The owners of two longtime neglected, vacant houses at 65 and 69 Phila St. are seeking permission to tear down both adjacent buildings in order to build anew. Saratoga Springs should not reward property owners who intentionally neglect their vacant property, particularly houses of architectural significance in historic zones as is the case here.
This request will be heard Wednesday, Dec. 9 by the city’s Design Review Commission. You can put in your 2 cents by emailing Jennifer.email@example.com by noon Wednesday. Go to the city website to sign up to participate in the meeting by Zoom.
The Saratoga Springs Preservation Foundation notes both houses were constructed in 1851 in the Italianate style, one with white clapboard, by an architect and builder, and the other in red brick, by a mason. Both are contributing buildings to the East Side Historic District on the National Register of Historic Places.
The owners have let the buildings deteriorate since buying them more the 15 and 25 years ago, respectively, and any hardship they now claim is self-imposed.
Years ago, the city denied the owners’ request to turn these two adjacent lots into three. The owners continued to neglect the two houses even as they bought and owned other vacant houses in the city. They have had multiple opportunities to sell the Phila Street properties, as documented by the Preservation Foundation, which even underwrote a structural assessment for serious buyers.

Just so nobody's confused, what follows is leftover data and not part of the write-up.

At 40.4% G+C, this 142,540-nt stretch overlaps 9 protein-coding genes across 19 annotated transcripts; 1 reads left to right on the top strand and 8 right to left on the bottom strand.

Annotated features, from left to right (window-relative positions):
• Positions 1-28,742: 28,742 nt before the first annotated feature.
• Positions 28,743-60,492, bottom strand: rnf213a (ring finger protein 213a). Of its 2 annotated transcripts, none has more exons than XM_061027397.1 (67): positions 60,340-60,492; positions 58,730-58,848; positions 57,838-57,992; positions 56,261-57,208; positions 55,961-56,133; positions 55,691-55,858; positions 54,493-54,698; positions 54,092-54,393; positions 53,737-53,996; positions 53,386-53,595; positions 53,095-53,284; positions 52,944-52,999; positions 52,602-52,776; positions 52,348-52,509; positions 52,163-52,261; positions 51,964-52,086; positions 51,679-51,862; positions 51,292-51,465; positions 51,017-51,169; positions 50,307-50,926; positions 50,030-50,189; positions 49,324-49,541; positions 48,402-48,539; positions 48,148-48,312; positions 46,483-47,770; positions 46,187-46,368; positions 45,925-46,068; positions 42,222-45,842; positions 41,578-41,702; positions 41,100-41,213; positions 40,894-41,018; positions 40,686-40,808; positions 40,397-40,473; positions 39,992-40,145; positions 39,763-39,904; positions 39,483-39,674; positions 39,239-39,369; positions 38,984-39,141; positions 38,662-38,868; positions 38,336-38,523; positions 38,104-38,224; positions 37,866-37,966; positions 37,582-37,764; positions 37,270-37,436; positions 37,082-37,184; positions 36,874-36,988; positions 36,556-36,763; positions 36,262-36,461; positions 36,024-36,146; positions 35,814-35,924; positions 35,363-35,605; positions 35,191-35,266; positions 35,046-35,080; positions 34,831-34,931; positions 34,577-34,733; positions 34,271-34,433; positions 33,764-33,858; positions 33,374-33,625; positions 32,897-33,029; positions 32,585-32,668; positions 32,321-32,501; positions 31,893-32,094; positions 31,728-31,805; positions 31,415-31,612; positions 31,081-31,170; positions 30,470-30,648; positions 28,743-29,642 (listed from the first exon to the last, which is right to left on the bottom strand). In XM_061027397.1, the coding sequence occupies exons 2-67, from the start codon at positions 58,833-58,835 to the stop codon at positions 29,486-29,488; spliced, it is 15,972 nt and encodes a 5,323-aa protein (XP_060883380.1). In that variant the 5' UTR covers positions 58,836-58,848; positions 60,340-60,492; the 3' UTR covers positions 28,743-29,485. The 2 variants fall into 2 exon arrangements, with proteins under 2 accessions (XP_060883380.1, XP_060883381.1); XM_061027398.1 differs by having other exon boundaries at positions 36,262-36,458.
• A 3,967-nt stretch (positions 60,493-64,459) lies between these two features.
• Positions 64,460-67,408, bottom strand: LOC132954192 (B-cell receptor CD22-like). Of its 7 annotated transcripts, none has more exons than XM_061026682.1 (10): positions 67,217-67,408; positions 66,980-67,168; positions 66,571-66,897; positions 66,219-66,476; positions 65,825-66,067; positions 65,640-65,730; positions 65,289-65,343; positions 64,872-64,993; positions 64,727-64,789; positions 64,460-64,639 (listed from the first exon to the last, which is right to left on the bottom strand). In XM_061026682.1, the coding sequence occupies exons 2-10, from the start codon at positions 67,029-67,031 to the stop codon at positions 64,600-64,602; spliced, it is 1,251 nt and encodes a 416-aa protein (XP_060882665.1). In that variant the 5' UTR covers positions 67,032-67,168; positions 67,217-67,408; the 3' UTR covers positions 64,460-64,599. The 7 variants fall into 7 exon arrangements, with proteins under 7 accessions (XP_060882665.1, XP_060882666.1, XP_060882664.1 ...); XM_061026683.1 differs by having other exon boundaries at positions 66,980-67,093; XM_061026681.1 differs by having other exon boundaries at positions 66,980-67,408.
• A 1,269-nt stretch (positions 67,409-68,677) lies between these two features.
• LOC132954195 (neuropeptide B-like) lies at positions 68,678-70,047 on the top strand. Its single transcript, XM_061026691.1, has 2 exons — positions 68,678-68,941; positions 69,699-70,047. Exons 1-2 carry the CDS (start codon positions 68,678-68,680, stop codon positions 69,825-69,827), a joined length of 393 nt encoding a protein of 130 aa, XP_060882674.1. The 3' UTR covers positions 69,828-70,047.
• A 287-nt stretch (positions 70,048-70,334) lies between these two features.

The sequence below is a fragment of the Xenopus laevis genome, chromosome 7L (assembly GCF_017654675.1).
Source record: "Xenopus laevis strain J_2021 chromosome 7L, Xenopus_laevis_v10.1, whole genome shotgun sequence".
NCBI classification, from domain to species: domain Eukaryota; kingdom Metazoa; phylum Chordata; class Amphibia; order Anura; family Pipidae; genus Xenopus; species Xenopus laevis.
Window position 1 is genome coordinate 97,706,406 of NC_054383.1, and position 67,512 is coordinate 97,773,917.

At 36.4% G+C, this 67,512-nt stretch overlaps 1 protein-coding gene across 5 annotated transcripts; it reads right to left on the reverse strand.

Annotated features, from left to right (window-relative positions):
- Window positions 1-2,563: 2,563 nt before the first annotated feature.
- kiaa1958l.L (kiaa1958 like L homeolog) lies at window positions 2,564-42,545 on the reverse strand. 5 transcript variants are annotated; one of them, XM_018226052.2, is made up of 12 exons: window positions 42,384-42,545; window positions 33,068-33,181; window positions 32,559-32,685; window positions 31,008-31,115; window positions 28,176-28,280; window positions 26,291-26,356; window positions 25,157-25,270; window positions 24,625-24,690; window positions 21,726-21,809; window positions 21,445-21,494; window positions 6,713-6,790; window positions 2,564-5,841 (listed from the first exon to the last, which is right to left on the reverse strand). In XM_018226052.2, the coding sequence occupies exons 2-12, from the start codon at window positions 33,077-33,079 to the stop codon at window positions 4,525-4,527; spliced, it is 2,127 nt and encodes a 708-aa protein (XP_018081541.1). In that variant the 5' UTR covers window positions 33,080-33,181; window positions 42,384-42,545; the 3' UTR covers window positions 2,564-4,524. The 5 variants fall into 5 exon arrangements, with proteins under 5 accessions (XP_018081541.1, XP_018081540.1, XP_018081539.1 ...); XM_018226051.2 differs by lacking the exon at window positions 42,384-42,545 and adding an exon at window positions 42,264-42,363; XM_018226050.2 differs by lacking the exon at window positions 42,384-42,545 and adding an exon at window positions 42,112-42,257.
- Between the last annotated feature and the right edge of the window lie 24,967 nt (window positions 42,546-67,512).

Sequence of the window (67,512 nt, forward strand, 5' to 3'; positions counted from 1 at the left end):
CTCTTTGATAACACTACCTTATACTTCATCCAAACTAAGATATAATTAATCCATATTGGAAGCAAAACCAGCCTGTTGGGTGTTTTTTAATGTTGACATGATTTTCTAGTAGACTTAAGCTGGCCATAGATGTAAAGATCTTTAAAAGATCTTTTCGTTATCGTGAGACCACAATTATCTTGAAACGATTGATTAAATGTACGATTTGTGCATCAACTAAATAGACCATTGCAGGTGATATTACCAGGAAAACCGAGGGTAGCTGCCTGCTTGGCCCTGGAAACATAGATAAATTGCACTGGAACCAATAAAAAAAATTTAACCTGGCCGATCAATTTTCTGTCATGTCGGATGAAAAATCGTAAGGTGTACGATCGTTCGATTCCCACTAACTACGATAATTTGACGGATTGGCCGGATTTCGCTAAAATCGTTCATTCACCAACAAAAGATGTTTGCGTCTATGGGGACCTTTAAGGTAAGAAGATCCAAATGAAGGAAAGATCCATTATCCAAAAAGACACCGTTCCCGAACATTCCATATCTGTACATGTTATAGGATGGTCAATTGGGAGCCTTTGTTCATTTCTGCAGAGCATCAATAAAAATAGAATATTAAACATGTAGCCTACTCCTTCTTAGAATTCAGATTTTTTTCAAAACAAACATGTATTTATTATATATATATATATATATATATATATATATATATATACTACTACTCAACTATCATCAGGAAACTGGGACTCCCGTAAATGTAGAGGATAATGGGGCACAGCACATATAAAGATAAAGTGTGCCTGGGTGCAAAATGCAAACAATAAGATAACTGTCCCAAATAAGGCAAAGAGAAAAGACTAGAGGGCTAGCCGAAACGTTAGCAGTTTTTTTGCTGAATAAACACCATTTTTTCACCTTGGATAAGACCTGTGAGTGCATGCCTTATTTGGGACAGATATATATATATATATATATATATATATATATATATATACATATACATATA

The Preservation Foundation will make the case Wednesday that these building are worth saving and should be reviewed in accordance with the city’s Historic Review Ordinance.
The city will continue to lose structures of historic and architectural significance if property owners are rewarded for their intentional neglect (and, according to the preservation foundation, piecemeal removal of architectural features) and allowed to profit from the land sale for new construction.
Another day, let’s talk about the city’s culpability as rules regarding vacant properties have been ignored with impunity. For now, let’s try to prevent this specific demolition by neglect.